Mid Dk/Df Class Laminates
There is currently an even a more dynamic mid Dk/Df market. Mid Dk/Df is defined here as having a dielectric constant measurably lower than FR4, meaning at or less than 4.0 and a Df rating in the range of 0.007-0.013, with a number of entries rated at or below 0.010. This class of materials has been around since the issuance of GE's "Getek" circa 1988, which was followed by Park-Nelco's N4000-13 and its equivalent competitor materials. Nelco also added low Dk/Df options to N4000-13, as did a number of its competitors over the course of time.
Changes to this class started accelerating once ROHS dictates were being adopted. These are highly modified epoxy-based systems, some blended with cyanate
esters, PPEs, PPOs and other proprietary content to achieve their performance targets. The now long, complex molecules were not proving very adaptable to the elevated temperatures of leadfree assembly and their impact on CTE-Z. Modifications were needed and established mid Dk/Df players responded, but only incrementally to protect their existing resin UL qualifications, which would be lost and require a new qualification cycle if UL Labs were to determine a resin had changed to the degree of designating it as a new system. This issue hamstrings the laminators in industry-needed efforts to improve resin systems. Once a resin system formula has been locked down, it takes around a year for a laminator to get that new product through laminate UL, and the multi-months-long fabricator UL qualification process extends that even further. So, time to market and return on investment pressures can run counter to the need to advance a resin system beyond a limited scope despite the need for a fuller re-invention.
Although the market has been able to manage using evolving technology for a few years, HDI has become more complicated: BGA pitches smaller, and plated over via in pad and sequentially laminated build-up boards designs are much more prevalent today. The need to cross that UL line is now evident and several laminate suppliers have responded with new, more robust and performance-improved systems. Not only are they addressing the thermal-mechanical improvements needed, they have also been able to chip away at bettering Df values and have moved into more expansive options of spread weaves and copper smoothness offerings, as well as leveraging new supplier sources for lower Dk/Df glass types.
These changes have enabled another new class within a class, a spate of mid Dk/Df materials measurably above the traditional ones but still situated below the cost and performance absolutes of the ultra premium low Dk/Df class. The traditional mid Dk/Df materials were showing some good use in the 5-10 Gbps space but running short of really supporting the upper end of that range, forcing some designs into over-specifying of materials until these new issues appearing in the market. The new mid Dk/Df+ class is targeting use as fast as 12.5 Gbps depending on trace widths and routing lengths. And this has put pressure on the low Dk/Df class of materials to either reduce their cost as they are or create better performance versions to satisfy the ramping development of 20-25 Gbps and faster designs. Both things are occurring.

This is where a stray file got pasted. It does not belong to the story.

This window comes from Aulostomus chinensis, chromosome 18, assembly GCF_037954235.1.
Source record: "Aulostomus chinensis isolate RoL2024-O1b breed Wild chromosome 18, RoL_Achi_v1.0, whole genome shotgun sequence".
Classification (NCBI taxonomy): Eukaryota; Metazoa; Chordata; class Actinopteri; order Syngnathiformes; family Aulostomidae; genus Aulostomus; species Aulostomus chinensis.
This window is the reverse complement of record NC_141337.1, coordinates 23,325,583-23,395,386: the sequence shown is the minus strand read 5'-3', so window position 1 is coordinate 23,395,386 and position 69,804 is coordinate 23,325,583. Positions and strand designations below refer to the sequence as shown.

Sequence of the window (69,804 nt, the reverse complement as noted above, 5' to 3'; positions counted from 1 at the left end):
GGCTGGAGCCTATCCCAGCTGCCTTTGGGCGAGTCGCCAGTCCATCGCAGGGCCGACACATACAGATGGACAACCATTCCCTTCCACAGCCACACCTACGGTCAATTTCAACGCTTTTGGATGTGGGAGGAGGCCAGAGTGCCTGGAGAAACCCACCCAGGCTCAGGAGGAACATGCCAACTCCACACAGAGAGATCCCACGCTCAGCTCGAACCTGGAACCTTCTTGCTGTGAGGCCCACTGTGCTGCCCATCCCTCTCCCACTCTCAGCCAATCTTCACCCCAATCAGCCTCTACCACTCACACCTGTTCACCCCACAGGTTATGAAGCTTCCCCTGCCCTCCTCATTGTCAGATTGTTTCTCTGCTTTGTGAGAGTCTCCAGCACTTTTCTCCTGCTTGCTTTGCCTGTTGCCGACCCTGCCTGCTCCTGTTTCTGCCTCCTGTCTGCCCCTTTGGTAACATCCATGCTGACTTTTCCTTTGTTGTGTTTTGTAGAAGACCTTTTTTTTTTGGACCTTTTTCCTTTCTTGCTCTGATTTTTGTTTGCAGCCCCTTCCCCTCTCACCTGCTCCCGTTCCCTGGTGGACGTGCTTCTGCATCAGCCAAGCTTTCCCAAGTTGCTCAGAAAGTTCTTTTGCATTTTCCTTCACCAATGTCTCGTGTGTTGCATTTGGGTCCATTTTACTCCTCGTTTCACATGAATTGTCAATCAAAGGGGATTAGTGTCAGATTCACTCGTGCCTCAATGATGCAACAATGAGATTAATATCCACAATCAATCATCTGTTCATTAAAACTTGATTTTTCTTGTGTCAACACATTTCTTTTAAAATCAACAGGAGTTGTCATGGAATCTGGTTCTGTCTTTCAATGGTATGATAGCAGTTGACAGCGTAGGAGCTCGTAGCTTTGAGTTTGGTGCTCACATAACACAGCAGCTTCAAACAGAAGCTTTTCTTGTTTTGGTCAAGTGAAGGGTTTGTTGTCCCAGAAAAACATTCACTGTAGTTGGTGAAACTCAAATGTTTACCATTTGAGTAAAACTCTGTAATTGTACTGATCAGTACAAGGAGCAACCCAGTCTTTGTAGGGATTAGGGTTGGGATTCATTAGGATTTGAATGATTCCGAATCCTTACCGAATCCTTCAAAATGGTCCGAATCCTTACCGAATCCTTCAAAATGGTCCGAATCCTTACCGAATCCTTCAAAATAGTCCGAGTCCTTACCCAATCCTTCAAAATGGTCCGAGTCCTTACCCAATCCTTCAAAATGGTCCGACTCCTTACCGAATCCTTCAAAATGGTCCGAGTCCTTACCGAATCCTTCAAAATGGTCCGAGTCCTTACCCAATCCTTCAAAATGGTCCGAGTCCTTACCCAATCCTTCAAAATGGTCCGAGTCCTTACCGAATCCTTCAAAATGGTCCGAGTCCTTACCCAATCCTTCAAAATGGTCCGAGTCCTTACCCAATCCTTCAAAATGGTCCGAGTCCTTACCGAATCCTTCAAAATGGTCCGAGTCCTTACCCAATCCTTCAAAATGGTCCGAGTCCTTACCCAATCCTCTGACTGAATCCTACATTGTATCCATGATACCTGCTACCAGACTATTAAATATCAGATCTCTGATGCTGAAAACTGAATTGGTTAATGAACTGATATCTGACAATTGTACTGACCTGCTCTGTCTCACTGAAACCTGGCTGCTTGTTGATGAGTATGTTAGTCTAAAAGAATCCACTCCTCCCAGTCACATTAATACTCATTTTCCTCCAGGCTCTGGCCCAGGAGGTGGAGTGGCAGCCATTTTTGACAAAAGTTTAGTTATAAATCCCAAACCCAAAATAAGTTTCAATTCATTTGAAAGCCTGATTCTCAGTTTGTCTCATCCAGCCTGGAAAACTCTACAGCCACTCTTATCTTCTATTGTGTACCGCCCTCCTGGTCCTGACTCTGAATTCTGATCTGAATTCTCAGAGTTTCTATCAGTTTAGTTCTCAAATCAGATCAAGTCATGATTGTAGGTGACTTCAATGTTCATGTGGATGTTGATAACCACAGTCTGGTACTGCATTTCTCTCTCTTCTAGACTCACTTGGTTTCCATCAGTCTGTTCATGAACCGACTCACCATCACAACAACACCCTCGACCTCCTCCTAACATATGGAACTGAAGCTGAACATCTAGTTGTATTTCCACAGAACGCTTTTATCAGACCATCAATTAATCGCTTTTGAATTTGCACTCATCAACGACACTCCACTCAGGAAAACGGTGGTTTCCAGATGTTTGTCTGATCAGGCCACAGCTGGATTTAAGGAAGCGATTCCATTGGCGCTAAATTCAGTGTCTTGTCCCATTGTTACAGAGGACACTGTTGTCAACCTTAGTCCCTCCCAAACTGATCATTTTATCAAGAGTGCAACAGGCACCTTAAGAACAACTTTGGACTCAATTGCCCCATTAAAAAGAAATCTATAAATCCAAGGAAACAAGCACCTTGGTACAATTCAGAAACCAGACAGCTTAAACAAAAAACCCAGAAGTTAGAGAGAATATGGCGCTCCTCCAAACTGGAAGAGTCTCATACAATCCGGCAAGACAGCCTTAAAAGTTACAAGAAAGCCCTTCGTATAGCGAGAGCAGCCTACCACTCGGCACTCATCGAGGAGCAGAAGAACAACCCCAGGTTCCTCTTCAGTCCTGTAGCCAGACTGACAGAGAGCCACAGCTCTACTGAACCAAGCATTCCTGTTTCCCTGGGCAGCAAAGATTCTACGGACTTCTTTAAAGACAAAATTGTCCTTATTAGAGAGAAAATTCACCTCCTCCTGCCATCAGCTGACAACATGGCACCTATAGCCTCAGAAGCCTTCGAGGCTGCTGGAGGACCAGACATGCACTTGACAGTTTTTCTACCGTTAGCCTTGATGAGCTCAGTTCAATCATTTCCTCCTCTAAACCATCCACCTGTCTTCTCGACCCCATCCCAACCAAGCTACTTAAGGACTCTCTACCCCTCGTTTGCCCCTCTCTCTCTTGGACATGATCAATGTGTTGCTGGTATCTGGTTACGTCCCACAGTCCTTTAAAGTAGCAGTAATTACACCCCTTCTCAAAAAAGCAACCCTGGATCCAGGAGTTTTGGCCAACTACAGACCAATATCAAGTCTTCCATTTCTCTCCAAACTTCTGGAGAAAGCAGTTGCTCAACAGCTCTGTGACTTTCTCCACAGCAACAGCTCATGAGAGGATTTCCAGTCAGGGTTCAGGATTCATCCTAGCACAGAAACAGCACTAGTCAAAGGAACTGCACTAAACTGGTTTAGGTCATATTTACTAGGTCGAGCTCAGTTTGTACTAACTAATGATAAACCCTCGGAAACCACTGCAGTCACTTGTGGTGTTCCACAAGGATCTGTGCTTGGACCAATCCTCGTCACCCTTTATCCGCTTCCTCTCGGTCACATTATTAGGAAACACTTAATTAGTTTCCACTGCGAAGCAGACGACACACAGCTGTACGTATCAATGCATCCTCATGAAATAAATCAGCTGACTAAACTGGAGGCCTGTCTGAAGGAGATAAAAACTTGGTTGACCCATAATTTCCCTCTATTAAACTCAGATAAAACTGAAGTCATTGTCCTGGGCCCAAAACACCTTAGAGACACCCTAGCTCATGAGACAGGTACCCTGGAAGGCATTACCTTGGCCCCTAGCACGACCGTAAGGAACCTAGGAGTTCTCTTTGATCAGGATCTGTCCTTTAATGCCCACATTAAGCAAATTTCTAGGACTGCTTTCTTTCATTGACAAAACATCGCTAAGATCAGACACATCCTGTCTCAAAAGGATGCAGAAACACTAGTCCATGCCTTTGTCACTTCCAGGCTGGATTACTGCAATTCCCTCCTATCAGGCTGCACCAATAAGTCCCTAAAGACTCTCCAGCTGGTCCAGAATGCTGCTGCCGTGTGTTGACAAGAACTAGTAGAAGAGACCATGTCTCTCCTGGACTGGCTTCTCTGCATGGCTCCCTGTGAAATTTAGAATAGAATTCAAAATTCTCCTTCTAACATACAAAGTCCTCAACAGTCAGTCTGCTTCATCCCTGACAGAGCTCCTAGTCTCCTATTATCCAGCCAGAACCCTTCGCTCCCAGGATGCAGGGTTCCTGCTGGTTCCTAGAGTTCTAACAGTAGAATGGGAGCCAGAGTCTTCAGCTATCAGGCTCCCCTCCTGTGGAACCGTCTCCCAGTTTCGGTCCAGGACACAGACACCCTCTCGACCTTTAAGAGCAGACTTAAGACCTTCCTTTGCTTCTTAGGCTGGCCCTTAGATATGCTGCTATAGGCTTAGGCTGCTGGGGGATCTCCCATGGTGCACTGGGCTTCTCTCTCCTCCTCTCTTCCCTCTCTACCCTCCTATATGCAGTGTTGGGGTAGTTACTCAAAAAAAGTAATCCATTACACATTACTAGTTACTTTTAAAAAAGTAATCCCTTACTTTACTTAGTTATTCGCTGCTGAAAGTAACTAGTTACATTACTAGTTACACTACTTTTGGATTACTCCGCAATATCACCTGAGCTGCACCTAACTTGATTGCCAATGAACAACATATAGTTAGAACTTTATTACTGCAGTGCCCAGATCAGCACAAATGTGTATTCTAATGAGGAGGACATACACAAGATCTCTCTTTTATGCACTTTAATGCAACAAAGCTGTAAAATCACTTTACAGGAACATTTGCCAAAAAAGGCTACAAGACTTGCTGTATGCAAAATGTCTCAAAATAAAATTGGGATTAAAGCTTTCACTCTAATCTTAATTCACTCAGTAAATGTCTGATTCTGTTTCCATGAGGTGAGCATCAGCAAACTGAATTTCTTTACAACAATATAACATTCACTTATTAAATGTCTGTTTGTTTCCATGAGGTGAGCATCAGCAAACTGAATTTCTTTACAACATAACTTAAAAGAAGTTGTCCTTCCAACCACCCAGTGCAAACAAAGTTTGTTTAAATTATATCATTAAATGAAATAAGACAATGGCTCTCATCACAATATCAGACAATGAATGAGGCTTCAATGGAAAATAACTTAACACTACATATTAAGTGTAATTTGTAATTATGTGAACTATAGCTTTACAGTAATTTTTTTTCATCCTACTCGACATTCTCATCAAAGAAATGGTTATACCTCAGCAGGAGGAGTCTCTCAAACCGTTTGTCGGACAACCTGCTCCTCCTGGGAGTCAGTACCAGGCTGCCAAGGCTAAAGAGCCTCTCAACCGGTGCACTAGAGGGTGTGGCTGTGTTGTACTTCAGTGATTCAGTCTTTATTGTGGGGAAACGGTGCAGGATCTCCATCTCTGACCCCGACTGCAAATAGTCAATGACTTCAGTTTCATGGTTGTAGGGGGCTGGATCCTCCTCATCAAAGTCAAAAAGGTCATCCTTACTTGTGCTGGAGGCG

Low Dk/Df Class Laminates
To get a better understanding of what is commonly referred to as the low Dk/Df class of materials, we define them as having Dk values at or below 3.7 and Df ratings at or below 0.005. A number of the mid Dk/Df materials can easily make this Dk range if enhanced with low Dk glass, but not while also in the range of Df. These two values together then define a distinct class. The present day standard bearers are Panasonic's Megtron-6 and, to a lesser extent, the Rogers 4000 series of ceramic hydrocarbons. But there are more participants today and many more in the queue and coming. The thermal-mechanical behavior of these materials is always important as they are often relegated to very complex, HDI-type designs and so must endure multiple lamination cycles at leadfree temperatures, which is challenging as it is quite difficult for laminators to concoct complex molecules that deliver very high electrical performance while also being mechanically stable and robust. All the materials of this class have proprietary resin formulations so it is not possible to know all of what may be in their content, although at the farthest end most have measurable content of PTFE (e.g. Rogers Duroids, Taconic, etc.).
Cost always plays a big part in any product design so the PTFE-laden materials are still limited players, although we're seeing some very large platform boards experimenting with PTFE based laminates for the sake of mitigating attenuation over traces on the order of about a meter. But these are 25+ Gbps R&D designs and not what is being built regularly today. Product in the 8-12.5 Gbps space has given Megtron-6 much of its market. As targeted transmission rates have been increasing toward 20-25+Gbps the need for even lower loss materials has become apparent, and most preferably ones that do not have the high cost and processing challenges of PTFEs. A number of these have been introduced in recent quarters and all are under evaluation. Performance claims are just that, claims, making independent testing and measurement always warranted. We are especially interested in seeing how any high-end materials behave as testing clicks through frequencies of, 5, 10, 12.5 GHz or more and how well they survive the rigors of modern HDI fabrication and assembly processes. Also, former background testing is often front and centre today with requirements of CAF, insulation resistance and the like being demand items and significant filters of acceptance for a number of OEM industries.
As a fabricator we are very encouraged to see such a huge flurry of new and promising laminates entering the market and are optimistic laminators will continue providing answers to the pressing needs and demands of signal integrity and speed.